SALT LAKE CITY — Martha Ellis, the first woman to hold the rank of battalion chief in the Salt Lake City Fire Department, has won her claim that she was wrongly demoted last year.
The Salt Lake City Civil Service Commission on Thursday overturned the demotion, restoring Ellis to her rank of battalion chief.
Ellis, a veteran firefighter of more than 20 years, was demoted from battalion chief to captain in May 2016 by then-Assistant Chief Robert McMicken.
The demotion, McMicken claimed, stemmed from Ellis having an "apparent lack of engagement with (her) current assignment, lack of ownership of (her) job responsibilities, an inability or unwillingness to follow instructions, and a lack of respect for (her) chain of command."
The commission's ruling comes after two days of testimony from McMicken, now the department's chief deputy, as well as Ellis and five witnesses.
It also comes two months after Ellis was fired from the fire department for not returning to work on March 1 as ordered after six months' leave for mental health issues that resulted from the demotion, according to her attorney, Jaqualin Friend Peterson.
Ellis said she made a "good faith" effort to return to work, but the fire department didn't provide her with requested accommodations, including a brief period of training to ease her back into emergency response work.
"Naturally, I am thrilled with the outcome," Ellis said in a statement Friday. "Despite substantial evidence supporting my claim, the city has continued to double down on the inconsistent position that the three chiefs, former Chief (Brian) Dale, Fire Chief (Karl) Lieb and Deputy Chief McMicken, have taken against my character. This has felt like nothing more than a personal attack on me and my efforts to advance within the Salt Lake City Fire Department."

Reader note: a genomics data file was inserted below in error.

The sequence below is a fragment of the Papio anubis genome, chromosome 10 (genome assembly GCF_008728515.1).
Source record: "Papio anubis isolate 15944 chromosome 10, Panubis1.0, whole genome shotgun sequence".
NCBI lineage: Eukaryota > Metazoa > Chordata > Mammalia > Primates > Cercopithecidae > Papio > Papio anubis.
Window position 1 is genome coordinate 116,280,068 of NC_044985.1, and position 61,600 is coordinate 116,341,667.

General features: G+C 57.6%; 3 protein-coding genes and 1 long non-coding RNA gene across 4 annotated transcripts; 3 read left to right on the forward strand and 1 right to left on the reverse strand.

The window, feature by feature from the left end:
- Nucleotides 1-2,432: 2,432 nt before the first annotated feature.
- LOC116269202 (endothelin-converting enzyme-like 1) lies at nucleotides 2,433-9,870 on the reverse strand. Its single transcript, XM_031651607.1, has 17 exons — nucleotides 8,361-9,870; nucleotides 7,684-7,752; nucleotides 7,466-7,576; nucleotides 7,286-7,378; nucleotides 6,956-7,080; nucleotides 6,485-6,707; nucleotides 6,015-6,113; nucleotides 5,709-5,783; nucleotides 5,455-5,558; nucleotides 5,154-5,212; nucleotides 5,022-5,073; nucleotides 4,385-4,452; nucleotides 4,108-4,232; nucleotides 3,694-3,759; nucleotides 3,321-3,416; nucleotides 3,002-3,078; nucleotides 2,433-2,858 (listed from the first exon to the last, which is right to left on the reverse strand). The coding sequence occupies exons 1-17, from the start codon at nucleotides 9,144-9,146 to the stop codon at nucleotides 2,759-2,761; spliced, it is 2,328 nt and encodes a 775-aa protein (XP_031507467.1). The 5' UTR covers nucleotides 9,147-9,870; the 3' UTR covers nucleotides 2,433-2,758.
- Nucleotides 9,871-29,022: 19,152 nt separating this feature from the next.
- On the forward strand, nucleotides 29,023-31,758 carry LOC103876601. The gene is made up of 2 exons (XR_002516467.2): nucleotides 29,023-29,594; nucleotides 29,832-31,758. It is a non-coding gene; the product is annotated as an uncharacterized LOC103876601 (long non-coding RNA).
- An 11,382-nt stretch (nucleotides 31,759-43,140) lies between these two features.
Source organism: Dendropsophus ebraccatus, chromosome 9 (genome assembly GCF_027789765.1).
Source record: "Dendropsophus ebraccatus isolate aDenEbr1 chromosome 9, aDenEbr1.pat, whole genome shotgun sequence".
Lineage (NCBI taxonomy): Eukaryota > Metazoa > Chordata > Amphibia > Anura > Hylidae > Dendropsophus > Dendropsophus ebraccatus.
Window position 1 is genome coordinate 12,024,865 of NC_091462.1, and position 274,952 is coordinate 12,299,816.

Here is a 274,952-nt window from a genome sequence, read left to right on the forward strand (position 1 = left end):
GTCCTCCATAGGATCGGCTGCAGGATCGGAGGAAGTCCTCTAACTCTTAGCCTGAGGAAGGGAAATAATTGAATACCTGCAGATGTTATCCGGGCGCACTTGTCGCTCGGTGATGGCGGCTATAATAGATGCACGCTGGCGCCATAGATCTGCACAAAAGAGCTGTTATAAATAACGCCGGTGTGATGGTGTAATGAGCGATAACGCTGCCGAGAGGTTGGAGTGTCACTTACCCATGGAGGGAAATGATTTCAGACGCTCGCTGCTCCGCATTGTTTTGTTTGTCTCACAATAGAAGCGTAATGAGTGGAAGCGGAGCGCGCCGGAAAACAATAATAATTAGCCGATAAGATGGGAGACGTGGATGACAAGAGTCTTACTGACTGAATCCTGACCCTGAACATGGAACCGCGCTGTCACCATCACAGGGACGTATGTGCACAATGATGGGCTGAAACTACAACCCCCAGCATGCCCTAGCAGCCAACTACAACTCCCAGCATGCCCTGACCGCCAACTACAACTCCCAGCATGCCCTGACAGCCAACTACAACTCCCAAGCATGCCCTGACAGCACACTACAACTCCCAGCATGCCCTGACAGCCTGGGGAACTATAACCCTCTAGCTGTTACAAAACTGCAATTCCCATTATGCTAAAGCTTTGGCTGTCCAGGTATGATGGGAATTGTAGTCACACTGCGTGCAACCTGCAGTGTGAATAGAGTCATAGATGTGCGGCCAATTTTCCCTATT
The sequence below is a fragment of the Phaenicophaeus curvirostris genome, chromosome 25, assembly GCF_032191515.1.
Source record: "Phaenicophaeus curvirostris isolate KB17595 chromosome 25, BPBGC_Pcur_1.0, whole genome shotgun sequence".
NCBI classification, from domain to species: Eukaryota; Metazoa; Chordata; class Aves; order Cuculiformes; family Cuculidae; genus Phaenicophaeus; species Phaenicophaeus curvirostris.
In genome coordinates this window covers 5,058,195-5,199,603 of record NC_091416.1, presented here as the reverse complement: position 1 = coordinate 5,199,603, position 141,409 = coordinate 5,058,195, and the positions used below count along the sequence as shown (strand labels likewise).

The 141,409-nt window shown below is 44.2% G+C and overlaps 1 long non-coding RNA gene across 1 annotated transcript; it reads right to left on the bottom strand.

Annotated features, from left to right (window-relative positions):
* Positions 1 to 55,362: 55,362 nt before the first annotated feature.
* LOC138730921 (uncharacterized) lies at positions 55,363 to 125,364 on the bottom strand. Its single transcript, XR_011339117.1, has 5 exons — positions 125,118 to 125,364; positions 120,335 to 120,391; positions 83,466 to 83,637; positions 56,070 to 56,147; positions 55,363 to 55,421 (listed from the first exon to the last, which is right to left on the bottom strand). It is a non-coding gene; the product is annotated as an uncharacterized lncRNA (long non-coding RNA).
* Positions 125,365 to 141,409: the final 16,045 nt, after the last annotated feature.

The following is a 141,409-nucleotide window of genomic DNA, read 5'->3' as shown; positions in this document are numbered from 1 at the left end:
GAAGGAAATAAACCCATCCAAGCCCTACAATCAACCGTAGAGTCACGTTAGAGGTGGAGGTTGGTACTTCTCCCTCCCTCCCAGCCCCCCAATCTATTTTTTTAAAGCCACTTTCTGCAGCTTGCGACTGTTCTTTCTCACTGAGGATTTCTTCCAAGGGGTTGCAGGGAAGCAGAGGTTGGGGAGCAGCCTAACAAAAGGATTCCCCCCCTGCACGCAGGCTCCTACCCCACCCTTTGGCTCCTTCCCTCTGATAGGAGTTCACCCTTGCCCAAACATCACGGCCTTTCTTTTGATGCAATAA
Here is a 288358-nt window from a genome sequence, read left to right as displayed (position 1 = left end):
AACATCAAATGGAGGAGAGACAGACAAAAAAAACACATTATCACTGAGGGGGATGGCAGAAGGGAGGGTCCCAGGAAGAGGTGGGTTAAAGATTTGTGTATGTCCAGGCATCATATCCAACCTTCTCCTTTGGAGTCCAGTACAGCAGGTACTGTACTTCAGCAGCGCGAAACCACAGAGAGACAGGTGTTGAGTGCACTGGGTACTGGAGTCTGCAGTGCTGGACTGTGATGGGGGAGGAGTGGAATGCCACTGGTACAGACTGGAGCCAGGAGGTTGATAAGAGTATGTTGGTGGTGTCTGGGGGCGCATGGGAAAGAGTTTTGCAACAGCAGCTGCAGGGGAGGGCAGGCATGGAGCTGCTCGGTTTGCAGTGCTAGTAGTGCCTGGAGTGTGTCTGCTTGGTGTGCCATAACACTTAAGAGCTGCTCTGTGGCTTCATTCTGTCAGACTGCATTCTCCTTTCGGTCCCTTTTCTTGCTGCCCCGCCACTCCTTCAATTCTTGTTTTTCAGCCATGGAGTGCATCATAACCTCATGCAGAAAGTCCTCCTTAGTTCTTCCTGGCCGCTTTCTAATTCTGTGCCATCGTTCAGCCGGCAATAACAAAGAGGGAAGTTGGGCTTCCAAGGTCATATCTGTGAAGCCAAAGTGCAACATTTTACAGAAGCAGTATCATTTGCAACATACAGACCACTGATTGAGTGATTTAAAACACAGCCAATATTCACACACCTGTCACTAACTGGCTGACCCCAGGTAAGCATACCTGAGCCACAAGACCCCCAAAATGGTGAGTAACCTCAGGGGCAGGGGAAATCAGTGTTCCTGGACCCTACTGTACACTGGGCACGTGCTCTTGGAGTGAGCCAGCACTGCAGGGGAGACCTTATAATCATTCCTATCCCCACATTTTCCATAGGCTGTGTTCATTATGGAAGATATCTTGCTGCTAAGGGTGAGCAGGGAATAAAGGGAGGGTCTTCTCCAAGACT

Mayor Jackie Biskupski's spokesman, Matthew Rojas, said the city had no comment on the matter Friday.
Before Ellis was fired in March, she had requested a "reasonable degree of separation" from Lieb and McMicken, who she had recently filed claims against for whistleblower retaliation and gender-based harassment, discrimination and retaliation, which she says led to a hostile work environment
Those claims are now pending in federal court.
"I will continue to maintain my faith in the judicial system and exercise my legal rights to the fullest extent as we move forward with my claims in federal court," Ellis said.
The suit claims Ellis was retaliated against after she uncovered information in March 2015 that suggested the fire department was knowingly allowing members of its executive team to engage in personal activities on city time, without requiring any accounting of time or reduction in pay.
Ellis also claims she was retaliated against for not endorsing the city's plan to build concrete bike lanes on 300 South — which narrowed the road out of compliance with fire codes — and for not covering up the lack of smoke detectors at a fire station that caught fire in 2015.
In addition to reinstatement, Ellis is seeking payment of lost salary and employment benefits, and damages at double the cost of the lawsuit and attorney fees, according to the claim.
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